I can't remember running into this frustration.

However, I *constantly* run into engineers who don't understand what
zero means.


Marko

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What is considered an "advanced" topic in Python?

Chris Angelico
In reply to this post by Laura Creighton-2
On Mon, Jun 1, 2015 at 5:58 PM, Laura Creighton <lac at openend.se> wrote:

> If you are giving a talk about Decimal -- and trying to stamp out the
> inappropriate use of floats you have to first inform people that
> what they learned as 'decimals' as children was not floating point,
> despite the fact that we write them the same way.
>
> If I ever get the time machine, I am going back in time and demand that
> floating point numbers be expressed as 12345:678 instead of 12345.678
> because it would save so much trouble.  Never has the adage 'It's not
> what you don't know, that bites you.  It's what you know that ain't so.'
> been more apt.

While I agree that there are problems with conflating float with "real
number", I don't know that decimal.Decimal is actually going to solve
that either; and using a colon as the decimal separator won't solve
anything (the world already has two - "." in the US and "," in Europe
- and adding a third with the same semantics of separating the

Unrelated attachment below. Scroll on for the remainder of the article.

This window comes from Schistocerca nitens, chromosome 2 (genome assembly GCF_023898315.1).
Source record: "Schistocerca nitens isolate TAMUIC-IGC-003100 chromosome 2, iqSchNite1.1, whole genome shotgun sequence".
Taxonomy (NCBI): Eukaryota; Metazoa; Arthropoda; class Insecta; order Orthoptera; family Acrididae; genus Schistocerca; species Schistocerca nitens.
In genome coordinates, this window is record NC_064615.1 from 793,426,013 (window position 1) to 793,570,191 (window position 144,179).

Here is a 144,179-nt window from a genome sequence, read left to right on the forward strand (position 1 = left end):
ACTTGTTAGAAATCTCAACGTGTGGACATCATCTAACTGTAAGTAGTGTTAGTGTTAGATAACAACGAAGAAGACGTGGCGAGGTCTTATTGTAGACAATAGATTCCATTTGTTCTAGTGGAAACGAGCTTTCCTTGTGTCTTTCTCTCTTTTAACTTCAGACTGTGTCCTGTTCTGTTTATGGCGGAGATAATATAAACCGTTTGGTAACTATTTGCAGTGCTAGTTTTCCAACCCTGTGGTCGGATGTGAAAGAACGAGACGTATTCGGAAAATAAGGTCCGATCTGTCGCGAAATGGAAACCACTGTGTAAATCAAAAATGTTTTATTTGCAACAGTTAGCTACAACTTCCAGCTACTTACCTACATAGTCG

greater-than-unit from the sub-unit digits won't instantly give new
meaning to the way numbers are handled), so I would be whacking you
over the head when you invent that time machine XKCD 716 style.

decimal.Decimal() has its own peculiarities, ways in which it isn't
the same as real numbers, so what's really needed is a talk about both
of them (and fractions.Fraction for completeness) and how they all
have their uses. People need to grok that what computers do with
numbers is never quite what they're used to from grade school
(although it can be close; bignum integer arithmetic is pretty
reliable).

ChrisA

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What is considered an "advanced" topic in Python?

Laura Creighton-2
In a message of Mon, 01 Jun 2015 19:45:31 +1000, Chris Angelico writes:

>On Mon, Jun 1, 2015 at 5:58 PM, Laura Creighton <lac at openend.se> wrote:
>> If you are giving a talk about Decimal -- and trying to stamp out the
>> inappropriate use of floats you have to first inform people that
>> what they learned as 'decimals' as children was not floating point,